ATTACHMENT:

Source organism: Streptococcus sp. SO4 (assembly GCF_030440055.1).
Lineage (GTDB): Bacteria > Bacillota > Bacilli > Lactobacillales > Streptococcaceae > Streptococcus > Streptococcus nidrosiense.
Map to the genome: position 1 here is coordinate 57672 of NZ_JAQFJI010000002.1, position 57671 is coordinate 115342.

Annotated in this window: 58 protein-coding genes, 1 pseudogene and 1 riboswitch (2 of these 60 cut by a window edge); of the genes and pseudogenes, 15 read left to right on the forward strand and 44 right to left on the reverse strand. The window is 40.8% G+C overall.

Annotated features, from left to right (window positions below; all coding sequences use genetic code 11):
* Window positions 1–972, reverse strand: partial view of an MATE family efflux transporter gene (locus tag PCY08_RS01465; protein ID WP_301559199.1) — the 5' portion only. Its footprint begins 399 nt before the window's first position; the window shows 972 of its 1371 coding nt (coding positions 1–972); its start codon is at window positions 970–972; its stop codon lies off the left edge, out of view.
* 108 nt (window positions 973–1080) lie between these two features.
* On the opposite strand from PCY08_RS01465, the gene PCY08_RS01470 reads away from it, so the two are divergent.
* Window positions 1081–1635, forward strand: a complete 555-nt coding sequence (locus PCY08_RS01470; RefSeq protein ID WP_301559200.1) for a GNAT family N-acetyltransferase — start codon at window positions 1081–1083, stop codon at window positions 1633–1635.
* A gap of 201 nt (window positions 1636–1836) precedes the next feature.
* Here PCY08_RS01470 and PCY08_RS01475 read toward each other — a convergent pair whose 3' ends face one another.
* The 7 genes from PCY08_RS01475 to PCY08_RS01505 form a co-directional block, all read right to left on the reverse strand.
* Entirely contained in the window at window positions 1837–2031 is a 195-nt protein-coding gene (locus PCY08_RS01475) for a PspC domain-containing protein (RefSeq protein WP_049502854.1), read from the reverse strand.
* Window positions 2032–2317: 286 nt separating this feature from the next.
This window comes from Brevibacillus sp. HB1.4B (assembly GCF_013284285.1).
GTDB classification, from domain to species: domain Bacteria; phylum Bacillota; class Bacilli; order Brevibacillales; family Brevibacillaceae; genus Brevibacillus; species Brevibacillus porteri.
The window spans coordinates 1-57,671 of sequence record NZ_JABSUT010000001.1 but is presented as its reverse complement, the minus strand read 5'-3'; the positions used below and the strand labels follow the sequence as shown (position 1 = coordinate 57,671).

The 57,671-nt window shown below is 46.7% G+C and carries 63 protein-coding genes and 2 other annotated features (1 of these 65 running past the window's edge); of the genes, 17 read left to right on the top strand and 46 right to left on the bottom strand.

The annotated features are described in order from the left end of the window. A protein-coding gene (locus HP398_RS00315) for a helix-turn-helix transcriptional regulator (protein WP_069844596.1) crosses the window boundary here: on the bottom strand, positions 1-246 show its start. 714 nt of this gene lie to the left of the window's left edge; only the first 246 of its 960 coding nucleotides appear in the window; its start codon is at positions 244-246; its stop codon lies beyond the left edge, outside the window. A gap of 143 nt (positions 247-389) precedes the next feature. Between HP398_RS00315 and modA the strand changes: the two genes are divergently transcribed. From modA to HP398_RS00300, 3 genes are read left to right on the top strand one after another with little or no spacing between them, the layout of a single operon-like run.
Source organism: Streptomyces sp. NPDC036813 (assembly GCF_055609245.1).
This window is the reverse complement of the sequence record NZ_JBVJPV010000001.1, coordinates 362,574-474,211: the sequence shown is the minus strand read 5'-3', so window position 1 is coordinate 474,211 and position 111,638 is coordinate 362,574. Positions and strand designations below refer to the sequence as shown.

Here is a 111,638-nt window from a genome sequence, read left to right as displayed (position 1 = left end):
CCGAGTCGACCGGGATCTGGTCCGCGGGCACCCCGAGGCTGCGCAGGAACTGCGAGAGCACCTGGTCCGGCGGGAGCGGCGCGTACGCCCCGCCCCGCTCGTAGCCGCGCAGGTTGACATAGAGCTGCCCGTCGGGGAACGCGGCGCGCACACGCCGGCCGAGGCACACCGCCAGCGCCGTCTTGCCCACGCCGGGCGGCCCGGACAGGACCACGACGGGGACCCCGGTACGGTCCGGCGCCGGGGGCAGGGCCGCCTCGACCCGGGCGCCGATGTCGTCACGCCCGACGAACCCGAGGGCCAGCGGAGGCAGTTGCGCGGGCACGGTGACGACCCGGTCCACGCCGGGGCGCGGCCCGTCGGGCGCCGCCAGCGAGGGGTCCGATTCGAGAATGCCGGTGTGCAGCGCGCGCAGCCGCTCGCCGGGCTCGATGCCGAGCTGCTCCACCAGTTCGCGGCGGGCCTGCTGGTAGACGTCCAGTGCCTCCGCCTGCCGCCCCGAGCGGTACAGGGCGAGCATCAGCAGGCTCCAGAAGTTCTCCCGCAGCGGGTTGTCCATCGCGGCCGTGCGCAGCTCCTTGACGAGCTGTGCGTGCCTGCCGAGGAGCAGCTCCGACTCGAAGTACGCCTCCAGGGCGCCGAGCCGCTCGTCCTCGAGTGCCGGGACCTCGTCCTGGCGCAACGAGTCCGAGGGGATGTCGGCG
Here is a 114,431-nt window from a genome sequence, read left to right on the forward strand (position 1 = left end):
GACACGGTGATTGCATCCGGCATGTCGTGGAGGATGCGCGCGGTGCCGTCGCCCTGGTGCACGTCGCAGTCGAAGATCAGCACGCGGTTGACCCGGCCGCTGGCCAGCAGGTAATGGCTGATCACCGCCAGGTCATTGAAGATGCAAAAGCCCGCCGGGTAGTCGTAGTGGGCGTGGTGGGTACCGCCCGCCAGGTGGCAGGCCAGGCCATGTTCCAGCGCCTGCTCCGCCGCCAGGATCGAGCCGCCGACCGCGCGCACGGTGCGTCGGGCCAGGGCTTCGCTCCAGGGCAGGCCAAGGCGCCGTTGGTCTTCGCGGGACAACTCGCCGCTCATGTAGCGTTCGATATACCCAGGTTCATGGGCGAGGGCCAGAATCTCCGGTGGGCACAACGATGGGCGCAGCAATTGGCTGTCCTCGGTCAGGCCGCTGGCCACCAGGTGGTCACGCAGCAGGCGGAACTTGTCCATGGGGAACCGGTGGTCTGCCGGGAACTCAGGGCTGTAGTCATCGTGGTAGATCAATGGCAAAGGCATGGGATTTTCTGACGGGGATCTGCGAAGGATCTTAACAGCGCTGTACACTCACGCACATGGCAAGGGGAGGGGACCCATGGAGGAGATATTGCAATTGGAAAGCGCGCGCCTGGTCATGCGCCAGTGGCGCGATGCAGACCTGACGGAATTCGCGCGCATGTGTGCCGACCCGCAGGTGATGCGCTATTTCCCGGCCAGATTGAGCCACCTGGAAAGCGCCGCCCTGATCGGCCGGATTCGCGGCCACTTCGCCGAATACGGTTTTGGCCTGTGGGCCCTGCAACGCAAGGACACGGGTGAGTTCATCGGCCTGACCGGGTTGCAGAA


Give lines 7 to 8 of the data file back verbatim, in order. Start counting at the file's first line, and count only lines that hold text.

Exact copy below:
* 108 nt (window positions 973–1080) lie between these two features.
* On the opposite strand from PCY08_RS01465, the gene PCY08_RS01470 reads away from it, so the two are divergent.